December 20, 2019 | Filed in: Your Career
Menopause. It’s not a word you hear tossed around the office very much. This is despite the fact that most women go through menopause during the peak of their careers and will likely experience the related disruptions—hot flashes, heavy periods (yes, before they go away, they actually get worse), insomnia, brain fog, and mood swings—while they’re at work.
Few stages in a woman’s life are as maligned, feared, and stigmatized, but by the time they reach midlife, women are well-practiced at concealing the female functions of their bodies. As teens, we faced ridicule for “being on the rag.” During pregnancy, we conceal our growing bumps (and aches and pains) as much as possible. And in mid-life, as our monthly cycles jitter to an exhaustively drawn-out halt, we are expected to remain competent, alert, and in control of our emotions—even if hormonal maelstroms make us feel the exact opposite.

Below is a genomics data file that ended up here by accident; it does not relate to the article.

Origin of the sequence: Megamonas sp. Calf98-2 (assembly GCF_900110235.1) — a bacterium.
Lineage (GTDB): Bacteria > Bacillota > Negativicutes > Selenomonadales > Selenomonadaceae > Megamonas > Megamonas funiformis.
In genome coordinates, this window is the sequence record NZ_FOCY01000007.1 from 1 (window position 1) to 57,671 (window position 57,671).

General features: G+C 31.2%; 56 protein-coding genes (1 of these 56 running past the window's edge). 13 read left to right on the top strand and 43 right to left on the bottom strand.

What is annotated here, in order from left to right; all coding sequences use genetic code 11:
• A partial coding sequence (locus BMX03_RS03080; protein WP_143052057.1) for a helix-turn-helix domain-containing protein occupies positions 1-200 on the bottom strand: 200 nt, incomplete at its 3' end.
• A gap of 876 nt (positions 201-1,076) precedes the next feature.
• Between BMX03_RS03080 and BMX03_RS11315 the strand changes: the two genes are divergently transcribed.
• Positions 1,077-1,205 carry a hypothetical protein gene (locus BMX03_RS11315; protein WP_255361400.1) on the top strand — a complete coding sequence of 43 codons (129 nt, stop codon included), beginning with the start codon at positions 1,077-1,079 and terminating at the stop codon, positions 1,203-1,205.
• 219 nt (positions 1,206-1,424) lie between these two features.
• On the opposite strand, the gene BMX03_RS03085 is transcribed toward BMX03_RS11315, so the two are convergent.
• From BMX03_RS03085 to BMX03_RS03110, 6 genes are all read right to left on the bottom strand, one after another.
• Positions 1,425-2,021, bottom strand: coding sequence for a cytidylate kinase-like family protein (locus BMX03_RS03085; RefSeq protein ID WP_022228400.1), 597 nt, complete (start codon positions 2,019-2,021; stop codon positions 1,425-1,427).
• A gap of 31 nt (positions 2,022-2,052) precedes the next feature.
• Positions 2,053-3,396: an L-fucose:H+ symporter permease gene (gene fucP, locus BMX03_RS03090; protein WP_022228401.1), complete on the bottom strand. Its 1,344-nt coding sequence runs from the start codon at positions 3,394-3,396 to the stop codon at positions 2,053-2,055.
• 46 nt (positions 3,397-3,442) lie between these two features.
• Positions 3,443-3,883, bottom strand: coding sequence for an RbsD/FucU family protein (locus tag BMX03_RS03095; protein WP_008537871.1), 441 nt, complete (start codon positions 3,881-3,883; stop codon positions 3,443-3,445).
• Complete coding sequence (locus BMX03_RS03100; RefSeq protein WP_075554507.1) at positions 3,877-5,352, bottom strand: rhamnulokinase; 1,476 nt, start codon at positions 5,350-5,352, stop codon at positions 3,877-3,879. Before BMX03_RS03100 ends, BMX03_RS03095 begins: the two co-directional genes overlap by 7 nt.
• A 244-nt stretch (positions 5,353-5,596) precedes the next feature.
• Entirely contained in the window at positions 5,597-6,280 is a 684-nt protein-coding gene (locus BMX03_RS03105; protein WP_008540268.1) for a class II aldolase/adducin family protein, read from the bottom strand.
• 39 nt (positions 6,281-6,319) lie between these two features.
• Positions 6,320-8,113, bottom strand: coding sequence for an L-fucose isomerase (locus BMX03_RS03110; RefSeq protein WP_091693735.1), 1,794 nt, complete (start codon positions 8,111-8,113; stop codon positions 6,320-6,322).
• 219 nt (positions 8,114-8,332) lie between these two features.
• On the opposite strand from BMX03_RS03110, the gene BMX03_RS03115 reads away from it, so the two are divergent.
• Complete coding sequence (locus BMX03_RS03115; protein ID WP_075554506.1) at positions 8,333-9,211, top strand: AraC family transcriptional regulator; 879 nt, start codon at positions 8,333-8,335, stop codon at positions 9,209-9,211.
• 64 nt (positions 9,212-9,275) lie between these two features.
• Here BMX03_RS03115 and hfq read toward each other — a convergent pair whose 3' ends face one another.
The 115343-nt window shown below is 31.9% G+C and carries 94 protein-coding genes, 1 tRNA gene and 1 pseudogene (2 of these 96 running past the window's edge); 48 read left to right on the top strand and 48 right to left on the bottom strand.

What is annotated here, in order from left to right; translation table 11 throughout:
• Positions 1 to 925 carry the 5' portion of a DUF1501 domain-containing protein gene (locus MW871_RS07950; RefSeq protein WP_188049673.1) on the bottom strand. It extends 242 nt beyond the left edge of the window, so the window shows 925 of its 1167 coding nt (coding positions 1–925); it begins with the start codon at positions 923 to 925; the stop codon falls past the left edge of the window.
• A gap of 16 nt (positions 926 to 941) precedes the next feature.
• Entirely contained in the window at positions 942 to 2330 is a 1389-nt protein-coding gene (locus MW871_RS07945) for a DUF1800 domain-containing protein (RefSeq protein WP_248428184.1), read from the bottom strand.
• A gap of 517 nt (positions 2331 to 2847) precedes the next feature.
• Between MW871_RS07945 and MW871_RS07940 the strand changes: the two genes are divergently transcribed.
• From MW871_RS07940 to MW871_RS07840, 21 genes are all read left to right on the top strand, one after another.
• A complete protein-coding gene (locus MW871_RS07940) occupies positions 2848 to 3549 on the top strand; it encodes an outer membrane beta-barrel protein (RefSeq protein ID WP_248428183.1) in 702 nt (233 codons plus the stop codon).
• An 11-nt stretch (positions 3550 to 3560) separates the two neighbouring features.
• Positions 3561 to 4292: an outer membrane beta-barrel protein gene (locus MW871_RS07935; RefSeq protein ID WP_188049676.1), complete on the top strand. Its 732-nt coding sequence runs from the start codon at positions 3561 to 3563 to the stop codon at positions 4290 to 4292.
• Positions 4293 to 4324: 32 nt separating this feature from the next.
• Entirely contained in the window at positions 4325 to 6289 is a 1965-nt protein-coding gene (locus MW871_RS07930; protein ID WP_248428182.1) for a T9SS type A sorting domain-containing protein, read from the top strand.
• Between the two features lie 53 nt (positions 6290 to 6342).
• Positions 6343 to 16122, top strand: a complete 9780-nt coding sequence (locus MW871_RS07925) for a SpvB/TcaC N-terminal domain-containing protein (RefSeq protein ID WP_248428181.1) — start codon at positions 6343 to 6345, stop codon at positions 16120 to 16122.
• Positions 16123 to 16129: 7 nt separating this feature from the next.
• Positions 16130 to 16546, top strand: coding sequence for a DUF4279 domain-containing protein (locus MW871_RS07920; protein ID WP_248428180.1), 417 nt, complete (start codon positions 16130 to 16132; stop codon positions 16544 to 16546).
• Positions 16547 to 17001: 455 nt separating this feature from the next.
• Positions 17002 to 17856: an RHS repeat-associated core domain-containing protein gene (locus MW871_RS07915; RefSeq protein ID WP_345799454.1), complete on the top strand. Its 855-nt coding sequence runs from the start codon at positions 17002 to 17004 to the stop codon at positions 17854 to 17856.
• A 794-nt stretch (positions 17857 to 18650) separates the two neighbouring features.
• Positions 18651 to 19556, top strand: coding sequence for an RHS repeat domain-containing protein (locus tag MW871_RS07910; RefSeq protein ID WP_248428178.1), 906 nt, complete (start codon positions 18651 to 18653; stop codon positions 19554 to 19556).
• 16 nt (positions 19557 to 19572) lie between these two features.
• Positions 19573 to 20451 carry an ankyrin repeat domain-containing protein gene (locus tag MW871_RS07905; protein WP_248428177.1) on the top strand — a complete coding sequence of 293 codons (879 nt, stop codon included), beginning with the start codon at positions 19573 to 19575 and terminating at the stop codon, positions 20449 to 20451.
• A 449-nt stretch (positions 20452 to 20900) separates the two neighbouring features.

And so we suffer quietly, turning to closed Facebook groups with names like “Perimenopause Hell” (11K members) and “Menopause Support Group” (57K members) to kvetch to our sistren.
As a result of this collective silence, many people—okay, many men—don’t even know what menopause is. (Case in point: During a recent interview with the actress Viola Davis, television host Jimmy Kimmel—52 and married—asked her, with a straight face, “What is menopause?” To which a stunned Davis replied, after a long pause, “Menopause is hell, Jimmy. Menopause is a dark hole.”)
Widespread ignorance aside, there are more American women of menopausal age (45–54) working than ever before, according to the U.S. Bureau of Labor Statistics, and that number is expected to rise to 16 million by 2024. Given this prevalence, should organizations tailor the workplace to make it friendlier to post-reproductive women?
British broadcaster Channel 4 thinks so. In October, the station announced it would offer menopausal employees access to cool and quiet workspaces, the flexibility to work from home, and even paid leave. Furthermore, Channel 4 managers will be required to undergo sensitivity training to better understand the effects of dwindling estrogen on a woman’s body and mind. (No surprise that Channel 4’s CEO is a 46-year-old woman.)